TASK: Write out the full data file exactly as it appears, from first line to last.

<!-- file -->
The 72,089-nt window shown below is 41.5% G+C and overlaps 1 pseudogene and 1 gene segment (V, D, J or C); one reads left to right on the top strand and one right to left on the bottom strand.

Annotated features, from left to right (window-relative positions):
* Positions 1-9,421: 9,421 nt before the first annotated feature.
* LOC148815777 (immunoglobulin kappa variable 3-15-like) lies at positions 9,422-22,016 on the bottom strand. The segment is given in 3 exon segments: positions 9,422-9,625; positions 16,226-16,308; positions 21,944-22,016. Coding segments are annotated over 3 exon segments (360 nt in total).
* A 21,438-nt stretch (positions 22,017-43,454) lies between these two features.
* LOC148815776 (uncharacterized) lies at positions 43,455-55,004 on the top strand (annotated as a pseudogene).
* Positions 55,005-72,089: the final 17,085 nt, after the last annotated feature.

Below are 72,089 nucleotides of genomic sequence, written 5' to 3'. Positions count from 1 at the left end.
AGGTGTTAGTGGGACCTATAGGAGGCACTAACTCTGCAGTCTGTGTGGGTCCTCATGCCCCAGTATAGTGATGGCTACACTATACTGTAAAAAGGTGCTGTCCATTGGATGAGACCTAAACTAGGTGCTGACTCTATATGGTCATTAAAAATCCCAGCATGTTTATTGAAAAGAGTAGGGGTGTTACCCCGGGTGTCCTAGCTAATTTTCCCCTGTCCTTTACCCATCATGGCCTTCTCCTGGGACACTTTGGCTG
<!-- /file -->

The 72,089-nt window shown below is 41.5% G+C and overlaps 1 pseudogene and 1 gene segment (V, D, J or C); one reads left to right on the top strand and one right to left on the bottom strand.

Annotated features, from left to right (window-relative positions):
* Positions 1-9,421: 9,421 nt before the first annotated feature.
* LOC148815777 (immunoglobulin kappa variable 3-15-like) lies at positions 9,422-22,016 on the bottom strand. The segment is given in 3 exon segments: positions 9,422-9,625; positions 16,226-16,308; positions 21,944-22,016. Coding segments are annotated over 3 exon segments (360 nt in total).
* A 21,438-nt stretch (positions 22,017-43,454) lies between these two features.
* LOC148815776 (uncharacterized) lies at positions 43,455-55,004 on the top strand (annotated as a pseudogene).
* Positions 55,005-72,089: the final 17,085 nt, after the last annotated feature.

Below are 72,089 nucleotides of genomic sequence, written 5' to 3'. Positions count from 1 at the left end.
AGGTGTTAGTGGGACCTATAGGAGGCACTAACTCTGCAGTCTGTGTGGGTCCTCATGCCCCAGTATAGTGATGGCTACACTATACTGTAAAAAGGTGCTGTCCATTGGATGAGACCTAAACTAGGTGCTGACTCTATATGGTCATTAAAAATCCCAGCATGTTTATTGAAAAGAGTAGGGGTGTTACCCCGGGTGTCCTAGCTAATTTTCCCCTGTCCTTTACCCATCATGGCCTTCTCCTGGGACACTTTGGCTG